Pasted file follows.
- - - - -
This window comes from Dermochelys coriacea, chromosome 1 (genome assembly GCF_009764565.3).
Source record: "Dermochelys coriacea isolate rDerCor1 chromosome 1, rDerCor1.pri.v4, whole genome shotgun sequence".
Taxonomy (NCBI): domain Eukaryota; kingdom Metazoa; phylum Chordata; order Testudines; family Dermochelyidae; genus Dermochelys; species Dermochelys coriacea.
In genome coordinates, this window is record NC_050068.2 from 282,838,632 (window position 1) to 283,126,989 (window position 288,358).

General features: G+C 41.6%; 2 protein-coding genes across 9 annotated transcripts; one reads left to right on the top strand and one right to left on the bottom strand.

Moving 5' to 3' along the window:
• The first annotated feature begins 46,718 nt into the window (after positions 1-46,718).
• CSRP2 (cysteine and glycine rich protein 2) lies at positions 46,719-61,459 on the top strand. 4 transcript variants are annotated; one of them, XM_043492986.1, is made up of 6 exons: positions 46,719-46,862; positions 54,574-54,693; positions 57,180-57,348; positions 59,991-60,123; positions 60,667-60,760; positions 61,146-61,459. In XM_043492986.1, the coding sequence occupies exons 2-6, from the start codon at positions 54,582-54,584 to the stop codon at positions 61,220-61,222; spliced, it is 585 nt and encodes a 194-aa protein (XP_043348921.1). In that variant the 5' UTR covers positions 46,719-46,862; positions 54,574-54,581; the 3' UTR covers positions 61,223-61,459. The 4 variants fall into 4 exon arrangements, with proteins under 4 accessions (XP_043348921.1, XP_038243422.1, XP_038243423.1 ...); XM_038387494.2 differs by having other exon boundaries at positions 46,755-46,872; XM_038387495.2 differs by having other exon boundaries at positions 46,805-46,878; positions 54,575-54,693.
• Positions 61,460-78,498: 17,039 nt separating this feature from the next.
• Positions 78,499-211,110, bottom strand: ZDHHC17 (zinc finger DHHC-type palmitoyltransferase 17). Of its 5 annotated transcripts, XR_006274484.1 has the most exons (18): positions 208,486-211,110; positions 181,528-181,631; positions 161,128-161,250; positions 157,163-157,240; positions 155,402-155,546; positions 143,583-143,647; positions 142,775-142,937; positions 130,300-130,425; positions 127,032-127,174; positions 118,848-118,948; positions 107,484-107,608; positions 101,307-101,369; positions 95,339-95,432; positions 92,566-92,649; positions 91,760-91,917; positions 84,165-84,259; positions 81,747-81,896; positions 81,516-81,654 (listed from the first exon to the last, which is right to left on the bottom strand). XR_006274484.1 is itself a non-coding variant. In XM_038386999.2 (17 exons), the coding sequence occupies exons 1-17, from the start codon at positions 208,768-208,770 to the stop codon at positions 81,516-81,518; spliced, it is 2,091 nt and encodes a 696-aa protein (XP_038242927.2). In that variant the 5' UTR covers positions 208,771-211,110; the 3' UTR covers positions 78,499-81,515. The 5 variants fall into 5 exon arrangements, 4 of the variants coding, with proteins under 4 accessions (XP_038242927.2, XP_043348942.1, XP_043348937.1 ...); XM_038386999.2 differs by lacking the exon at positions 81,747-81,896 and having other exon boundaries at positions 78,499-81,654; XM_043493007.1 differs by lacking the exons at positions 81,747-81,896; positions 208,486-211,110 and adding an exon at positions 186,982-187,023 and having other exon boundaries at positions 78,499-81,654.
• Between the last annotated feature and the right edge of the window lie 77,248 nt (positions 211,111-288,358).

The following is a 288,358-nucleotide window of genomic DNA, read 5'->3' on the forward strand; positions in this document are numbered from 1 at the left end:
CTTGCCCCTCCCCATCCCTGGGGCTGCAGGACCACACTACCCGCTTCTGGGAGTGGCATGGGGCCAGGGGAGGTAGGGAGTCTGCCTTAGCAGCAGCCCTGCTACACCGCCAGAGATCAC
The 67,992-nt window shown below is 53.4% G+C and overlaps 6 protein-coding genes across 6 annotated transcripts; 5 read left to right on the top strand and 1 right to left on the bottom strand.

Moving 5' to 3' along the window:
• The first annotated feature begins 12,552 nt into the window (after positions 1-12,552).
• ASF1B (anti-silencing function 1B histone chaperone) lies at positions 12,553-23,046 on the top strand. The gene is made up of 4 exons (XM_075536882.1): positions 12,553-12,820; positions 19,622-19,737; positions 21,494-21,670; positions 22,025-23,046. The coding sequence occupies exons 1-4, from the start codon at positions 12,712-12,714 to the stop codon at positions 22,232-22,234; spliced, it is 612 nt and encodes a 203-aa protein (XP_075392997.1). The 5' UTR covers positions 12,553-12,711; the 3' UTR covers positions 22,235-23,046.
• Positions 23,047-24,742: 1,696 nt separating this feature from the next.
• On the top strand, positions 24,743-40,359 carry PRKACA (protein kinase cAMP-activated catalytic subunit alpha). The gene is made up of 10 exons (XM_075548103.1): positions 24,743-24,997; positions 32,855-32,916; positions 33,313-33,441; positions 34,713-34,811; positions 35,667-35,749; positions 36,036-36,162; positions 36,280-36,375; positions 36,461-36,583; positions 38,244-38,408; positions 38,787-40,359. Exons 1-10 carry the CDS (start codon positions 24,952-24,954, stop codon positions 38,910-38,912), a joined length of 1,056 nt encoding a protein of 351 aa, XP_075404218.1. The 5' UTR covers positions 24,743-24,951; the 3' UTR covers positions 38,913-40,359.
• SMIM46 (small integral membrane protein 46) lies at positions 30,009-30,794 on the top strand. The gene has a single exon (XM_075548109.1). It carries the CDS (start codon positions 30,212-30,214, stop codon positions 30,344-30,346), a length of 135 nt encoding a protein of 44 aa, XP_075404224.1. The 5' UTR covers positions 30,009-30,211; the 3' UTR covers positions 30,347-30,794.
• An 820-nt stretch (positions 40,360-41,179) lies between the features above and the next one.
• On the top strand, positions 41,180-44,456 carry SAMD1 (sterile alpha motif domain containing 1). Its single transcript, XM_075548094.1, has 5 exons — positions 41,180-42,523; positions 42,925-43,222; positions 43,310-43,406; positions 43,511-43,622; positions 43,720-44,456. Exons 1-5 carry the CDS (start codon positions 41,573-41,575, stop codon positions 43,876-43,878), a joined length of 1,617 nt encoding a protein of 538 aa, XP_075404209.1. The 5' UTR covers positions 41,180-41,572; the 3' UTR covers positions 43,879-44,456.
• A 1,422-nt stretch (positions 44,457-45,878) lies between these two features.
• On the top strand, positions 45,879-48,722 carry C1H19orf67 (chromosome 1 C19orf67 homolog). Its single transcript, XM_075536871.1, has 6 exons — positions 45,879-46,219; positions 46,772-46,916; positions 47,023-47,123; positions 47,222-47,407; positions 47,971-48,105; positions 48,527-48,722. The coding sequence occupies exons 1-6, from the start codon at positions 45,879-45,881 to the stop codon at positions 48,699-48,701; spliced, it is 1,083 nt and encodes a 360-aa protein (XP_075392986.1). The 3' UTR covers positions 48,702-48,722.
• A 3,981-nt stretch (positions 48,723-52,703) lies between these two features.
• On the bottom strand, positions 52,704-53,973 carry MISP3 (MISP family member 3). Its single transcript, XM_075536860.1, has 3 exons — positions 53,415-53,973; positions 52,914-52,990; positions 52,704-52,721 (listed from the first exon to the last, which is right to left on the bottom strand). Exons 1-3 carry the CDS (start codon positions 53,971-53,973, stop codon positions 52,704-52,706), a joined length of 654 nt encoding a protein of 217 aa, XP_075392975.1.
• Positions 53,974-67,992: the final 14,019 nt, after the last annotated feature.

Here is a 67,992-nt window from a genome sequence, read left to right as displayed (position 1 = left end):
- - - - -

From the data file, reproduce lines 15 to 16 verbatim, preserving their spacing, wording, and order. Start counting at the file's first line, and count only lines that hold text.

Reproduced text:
Moving 5' to 3' along the window:
• The first annotated feature begins 12,552 nt into the window (after positions 1-12,552).